The sexists and the ones with misogynistic leanings were exposed. To be a digital intellectual, you have to be ready, you can get attacked and your opinions will be scrutinized and everything you said will be stored in the digital memory. The blog-post written by our favorite “feminist police” went viral because it exposed the fact that the digital intellectual sphere has inherited some diseases that we diagnosed the traditional intellectuals with. There is inherent and deeply-engrained sexism and misogyny and every time women’s issues are brought up, they get sidelined and questioned. But just like the internet has democratized knowledge, it also gave women more inclusivity and democratized their contribution to debates.  They are online, liking, tweeting, posting, writing, expressing, getting angry and expressing their gratitude. Women have marked themselves with a special presence online and continue to fight online wars to make this presence both comfortable and significant.

In recent weeks, a journalist came under fire by digital intellectuals as she expressed in her column what they viewed as a classist and sexist perspective on female Zanig musicians (musicians such as Najaf Gorza, Rasha Al-Khor, Al-Zanjya etc.). Her column spread like wild fire and the comments continued to flow from digital intellectuals and the followers of digital intellectuals who shared and commented on the column.

If you are anywhere near the digital sphere, you will know that online wars are real and in a venue where everyone has an opinion and has a platform to share it, no-one will nod their head to you. In one day, you could stop being the social media or digital Guru and icon and become a bygone character. You get unfollowed, your likes and shares decrease and you have to work very hard to get your former status back.

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The Generational Gap

There is a generational gap between this modern/contemporary intellectual and the older generations. The older generations do not understand this contemporary intellectual and at times, they even ignore them. They cannot and do not take them seriously. In the words of a traditional intellectual: ‘how can you get taken seriously if you speak what is closely considered “Randook”?’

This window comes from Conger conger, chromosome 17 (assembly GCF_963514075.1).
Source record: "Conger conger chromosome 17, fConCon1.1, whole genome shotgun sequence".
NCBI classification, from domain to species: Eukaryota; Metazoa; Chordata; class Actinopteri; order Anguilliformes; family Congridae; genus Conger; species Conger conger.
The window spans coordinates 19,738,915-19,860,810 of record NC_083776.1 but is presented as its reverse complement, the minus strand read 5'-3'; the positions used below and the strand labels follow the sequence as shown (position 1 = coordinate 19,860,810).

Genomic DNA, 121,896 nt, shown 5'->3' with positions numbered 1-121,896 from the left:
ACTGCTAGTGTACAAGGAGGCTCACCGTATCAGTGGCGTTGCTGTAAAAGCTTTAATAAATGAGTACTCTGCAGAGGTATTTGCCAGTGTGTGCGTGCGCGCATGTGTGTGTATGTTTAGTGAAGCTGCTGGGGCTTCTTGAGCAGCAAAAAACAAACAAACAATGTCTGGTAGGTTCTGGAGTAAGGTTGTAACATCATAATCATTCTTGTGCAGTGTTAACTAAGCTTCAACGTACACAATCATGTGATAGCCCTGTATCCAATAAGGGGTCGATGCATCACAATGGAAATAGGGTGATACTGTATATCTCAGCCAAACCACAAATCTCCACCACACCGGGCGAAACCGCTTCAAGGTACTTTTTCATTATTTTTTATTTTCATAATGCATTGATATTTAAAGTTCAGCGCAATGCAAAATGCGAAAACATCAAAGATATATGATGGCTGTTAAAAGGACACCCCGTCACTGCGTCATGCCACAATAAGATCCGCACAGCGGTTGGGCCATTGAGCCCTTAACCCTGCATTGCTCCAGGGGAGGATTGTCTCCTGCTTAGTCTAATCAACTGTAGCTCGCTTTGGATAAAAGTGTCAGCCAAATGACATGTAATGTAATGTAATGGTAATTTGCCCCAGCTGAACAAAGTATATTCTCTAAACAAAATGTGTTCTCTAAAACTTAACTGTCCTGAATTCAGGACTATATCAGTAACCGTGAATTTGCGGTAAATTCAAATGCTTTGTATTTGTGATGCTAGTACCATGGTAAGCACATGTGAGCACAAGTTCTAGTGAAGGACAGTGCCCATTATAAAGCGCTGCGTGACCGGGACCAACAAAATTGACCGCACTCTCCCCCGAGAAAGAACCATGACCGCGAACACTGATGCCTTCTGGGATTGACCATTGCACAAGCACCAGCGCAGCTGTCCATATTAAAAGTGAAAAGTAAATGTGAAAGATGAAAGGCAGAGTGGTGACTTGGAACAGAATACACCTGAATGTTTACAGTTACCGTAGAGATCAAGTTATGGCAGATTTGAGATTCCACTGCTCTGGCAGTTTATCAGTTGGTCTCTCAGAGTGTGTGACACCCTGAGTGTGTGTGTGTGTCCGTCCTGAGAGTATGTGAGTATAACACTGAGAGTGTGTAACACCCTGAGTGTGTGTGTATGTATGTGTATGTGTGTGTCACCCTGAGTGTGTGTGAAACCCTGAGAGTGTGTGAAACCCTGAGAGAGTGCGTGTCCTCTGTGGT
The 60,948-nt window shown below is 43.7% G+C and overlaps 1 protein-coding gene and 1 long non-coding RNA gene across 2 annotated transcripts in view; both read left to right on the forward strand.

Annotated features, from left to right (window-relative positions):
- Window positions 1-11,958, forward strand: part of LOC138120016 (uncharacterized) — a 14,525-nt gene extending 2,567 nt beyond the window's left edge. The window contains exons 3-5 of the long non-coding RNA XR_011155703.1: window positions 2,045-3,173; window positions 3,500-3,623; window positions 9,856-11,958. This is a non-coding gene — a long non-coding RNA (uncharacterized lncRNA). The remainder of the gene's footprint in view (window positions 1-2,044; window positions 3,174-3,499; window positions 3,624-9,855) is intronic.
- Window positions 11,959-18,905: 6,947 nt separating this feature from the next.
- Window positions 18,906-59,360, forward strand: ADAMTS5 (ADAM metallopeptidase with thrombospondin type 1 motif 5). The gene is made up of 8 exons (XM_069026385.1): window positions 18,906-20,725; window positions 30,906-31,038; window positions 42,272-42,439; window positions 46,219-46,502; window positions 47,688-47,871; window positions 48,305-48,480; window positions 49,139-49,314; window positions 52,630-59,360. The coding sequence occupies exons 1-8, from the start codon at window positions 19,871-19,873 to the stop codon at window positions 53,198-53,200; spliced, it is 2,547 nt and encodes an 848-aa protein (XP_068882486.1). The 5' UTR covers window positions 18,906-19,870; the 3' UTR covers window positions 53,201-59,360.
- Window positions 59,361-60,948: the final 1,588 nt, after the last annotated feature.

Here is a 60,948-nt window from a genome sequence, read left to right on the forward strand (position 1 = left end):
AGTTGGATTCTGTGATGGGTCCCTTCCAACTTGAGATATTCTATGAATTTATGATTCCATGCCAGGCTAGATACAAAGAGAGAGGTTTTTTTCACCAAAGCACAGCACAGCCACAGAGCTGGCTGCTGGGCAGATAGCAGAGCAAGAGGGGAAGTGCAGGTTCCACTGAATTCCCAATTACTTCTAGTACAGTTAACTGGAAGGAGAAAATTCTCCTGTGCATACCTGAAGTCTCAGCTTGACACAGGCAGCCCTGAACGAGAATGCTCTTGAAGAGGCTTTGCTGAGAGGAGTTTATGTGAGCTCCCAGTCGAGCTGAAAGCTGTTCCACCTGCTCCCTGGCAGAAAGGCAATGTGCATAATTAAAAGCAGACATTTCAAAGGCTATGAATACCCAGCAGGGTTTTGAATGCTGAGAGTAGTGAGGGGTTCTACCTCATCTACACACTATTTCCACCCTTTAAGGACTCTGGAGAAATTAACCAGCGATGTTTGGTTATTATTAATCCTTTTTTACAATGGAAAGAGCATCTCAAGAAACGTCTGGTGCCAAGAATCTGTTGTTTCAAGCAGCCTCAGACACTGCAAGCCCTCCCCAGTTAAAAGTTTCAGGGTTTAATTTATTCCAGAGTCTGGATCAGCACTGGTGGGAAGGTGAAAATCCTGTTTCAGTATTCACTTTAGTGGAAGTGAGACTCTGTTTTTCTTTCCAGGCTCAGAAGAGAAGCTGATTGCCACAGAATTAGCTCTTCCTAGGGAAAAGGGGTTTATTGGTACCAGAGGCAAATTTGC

The older generations want to see the contemporary intellectual adopt their strategies and want them to speak inside the establishments. They ask if they can write a book, if they can even write something beyond a 300-word status on Facebook or a 140 character on Twitter or a blog-post of 500 words. They ask if they even have proper command of the languages they use. The traditional or older intellectuals are very confident- they are after all the generations of the 1964 revolution and the 1985 Intifada. The contemporary intellectuals are the product of the failures of 1964 and 1985, their writings and intellect stems from the daily struggles they face in a crippling environment and crippled country, they create narratives and food for thought out of their daily struggle to get by and survive stifling laws, a political environment and restricted social freedoms.

The digital intellectual unlike the older generation is very accessible and this in itself could be a challenge. This accessibility and the pressure to be connected all the time could take a serious toll on him/her. They are always expected to be online, expected to give their opinion and expected to communicate with their readers and to have a well-nuanced opinion on everything.

On another note, the older generations are slowly trying to navigate the circles of the modern intellectual by joining social media and trying to share their articles and writings online. However, they can’t speak the language of the digital era. The contemporary intellectual knows how to capture attention and can communicate in a language understood by a large constituency; they decide what is talas and what is not.

 

From new modes of communication, generational disparities and online wars, the environment shaping the contemporary intellectual’s evolution is notable and will change the way information and opinions shapes the knowledge environment in Sudan.

This essay was presented at The Intellectual Symposium, organized in Khartoum between the 29th and 30th of April 2017, by the Sudanese Knowledge Society.

This post is also available in: Arabic